The basic rules of wheelchair basketball are very similar to running basketball (for example the height of the basket, distance to the foul line, three point line, etc., are the same measurements as in the game of running basketball), but over time they have evolved as well. In 1964, basic international rules were adopted which included minor adjustments to meet the needs of the game in a wheelchair. Wheelchair basketball is played in accordance with the International Wheelchair Basketball Federation (IWBF) rules which have been modified from Federation Internationale de Basketball (FIBA).
A goal is credited to the team attacking the basket into which the ball has entered as follows:
- A goal from a free throw counts one (1) point;
- A goal from the two-point field goal area counts two (2) points;
- A goal from the three-point field goal area counts three (3) points.
Every team has 24 seconds to complete its attempt to score a basket. If the team with the ball exceeds this time limit, then the ball and the right of play is granted to the opposing team.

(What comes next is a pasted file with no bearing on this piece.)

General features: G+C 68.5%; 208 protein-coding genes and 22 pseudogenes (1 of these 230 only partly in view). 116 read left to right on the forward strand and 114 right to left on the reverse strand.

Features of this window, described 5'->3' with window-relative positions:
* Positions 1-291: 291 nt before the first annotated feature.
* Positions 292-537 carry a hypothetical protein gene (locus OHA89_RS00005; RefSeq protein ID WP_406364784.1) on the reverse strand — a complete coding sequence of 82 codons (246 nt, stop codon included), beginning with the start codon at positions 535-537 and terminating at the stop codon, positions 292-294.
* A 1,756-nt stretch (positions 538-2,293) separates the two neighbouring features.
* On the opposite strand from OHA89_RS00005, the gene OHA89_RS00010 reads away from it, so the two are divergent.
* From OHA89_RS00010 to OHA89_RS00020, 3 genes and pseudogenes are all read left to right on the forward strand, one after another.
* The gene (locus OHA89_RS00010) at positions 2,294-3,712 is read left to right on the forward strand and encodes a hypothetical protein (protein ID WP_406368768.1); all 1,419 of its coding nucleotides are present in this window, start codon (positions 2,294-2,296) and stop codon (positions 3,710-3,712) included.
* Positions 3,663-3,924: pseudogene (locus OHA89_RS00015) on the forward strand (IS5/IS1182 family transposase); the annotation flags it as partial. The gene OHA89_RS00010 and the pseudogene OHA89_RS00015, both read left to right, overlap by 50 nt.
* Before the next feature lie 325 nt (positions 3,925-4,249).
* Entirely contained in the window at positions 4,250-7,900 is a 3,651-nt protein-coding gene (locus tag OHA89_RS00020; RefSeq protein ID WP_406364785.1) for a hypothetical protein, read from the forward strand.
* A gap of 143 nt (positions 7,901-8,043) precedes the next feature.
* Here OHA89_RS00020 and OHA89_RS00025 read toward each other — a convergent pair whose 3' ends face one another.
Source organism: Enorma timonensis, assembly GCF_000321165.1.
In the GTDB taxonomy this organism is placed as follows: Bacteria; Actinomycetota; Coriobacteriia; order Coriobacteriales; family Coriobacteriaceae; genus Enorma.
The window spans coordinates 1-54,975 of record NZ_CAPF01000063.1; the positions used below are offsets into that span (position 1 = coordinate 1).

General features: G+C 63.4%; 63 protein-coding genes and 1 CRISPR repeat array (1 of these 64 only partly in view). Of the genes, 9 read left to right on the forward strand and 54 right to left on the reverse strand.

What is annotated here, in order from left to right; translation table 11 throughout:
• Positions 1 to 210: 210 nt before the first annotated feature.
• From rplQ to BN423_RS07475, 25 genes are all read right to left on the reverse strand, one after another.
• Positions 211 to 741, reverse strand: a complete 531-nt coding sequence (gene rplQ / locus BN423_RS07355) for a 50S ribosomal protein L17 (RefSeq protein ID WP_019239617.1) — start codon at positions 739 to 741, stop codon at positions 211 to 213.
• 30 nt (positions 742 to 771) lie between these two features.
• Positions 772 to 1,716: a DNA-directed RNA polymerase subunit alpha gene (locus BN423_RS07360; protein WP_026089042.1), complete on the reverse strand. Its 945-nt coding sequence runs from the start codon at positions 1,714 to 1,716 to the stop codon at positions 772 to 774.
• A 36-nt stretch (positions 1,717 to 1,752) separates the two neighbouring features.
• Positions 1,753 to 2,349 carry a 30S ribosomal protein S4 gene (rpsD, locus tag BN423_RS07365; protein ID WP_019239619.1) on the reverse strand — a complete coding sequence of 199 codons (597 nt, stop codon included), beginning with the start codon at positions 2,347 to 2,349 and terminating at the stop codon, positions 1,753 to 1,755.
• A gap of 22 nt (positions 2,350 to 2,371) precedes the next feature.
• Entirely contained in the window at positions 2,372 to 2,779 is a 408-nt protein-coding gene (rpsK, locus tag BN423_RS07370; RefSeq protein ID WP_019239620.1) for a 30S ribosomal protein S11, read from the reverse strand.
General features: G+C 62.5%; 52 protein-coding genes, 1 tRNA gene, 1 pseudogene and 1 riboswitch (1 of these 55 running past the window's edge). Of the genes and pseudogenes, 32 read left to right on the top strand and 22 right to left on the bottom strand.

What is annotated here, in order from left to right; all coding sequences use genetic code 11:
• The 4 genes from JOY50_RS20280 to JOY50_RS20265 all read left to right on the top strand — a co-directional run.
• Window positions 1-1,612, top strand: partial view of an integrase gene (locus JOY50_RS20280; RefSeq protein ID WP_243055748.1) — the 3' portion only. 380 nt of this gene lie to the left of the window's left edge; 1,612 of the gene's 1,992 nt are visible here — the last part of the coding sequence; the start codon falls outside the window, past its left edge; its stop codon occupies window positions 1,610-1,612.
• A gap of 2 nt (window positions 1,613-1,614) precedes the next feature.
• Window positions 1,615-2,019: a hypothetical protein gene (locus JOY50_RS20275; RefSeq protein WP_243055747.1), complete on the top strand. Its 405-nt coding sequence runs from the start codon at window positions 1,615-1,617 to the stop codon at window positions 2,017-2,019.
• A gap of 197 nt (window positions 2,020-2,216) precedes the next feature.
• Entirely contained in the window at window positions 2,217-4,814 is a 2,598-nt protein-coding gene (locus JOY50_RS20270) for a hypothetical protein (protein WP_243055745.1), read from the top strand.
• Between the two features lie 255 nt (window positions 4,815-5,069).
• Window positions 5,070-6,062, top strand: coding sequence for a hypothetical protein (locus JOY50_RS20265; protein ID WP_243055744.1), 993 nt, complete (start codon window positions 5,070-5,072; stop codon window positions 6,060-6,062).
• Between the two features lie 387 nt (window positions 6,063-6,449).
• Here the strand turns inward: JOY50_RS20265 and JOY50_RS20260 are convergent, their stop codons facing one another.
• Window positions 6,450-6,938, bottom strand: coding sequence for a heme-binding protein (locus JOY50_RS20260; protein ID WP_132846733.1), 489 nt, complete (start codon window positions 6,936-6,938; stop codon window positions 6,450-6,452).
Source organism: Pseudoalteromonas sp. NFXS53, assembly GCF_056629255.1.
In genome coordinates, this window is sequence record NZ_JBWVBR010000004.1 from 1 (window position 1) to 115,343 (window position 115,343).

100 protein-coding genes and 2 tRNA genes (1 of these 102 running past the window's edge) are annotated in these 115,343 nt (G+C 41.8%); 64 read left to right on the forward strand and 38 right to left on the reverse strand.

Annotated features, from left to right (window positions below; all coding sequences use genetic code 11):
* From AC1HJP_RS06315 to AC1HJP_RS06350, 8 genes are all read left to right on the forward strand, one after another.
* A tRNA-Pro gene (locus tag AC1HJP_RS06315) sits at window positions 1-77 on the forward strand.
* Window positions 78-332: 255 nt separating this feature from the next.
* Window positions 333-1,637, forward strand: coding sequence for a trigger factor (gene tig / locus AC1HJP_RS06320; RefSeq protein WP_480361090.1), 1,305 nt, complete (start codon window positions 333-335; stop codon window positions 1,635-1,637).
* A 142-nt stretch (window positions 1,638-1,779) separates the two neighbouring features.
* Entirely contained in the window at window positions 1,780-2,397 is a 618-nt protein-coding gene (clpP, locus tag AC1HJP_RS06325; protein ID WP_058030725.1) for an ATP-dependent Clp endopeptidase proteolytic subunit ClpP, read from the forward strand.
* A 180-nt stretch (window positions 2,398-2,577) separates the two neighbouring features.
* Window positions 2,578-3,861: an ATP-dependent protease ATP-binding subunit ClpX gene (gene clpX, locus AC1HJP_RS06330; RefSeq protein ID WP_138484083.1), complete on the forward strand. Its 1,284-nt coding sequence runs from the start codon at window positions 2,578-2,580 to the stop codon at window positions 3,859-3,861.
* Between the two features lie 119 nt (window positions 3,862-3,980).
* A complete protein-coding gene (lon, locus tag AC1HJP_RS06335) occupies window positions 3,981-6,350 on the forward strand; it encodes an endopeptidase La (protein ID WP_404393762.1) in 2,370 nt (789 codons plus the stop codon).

A player may wheel the chair and bounce the ball simultaneously, however, if the ball is picked up and/or placed on the player’s lap, he/she is only allowed to push twice before they are obligated to shoot, pass, or dribble the ball again. There is no double dribble rule in wheelchair basketball. A traveling violation occurs if the player takes more than two pushes while in possession of the ball without dribbling. A player is not allowed to touch the playing surface with his or her feet while in possession of the ball.
The wheelchair is considered part of the player’s body in relation to establishing responsibility for contact on the court in the case of charging, blocking, going out of bounds, and other violations.
An offensive player may not remain in the key area for more than three seconds. In addition to the technical fouls that may be assessed from time to time as in stand up basketball, a player lifting his/her legs to gain an advantage or lifting out of his/her chair is given a technical foul.
The player must remain firmly seated in his/her chair and must not use his/her lower limbs to steer the chair or gain an unfair advantage. In the event that a player falls out of his/her chair, a referee may stop the play if in his/her opinion the player is at risk of being injured, otherwise play will continue.
On an inbounds play, the offensive player is not allowed to go into the key until the ball is handed to the inbounding player by the referee.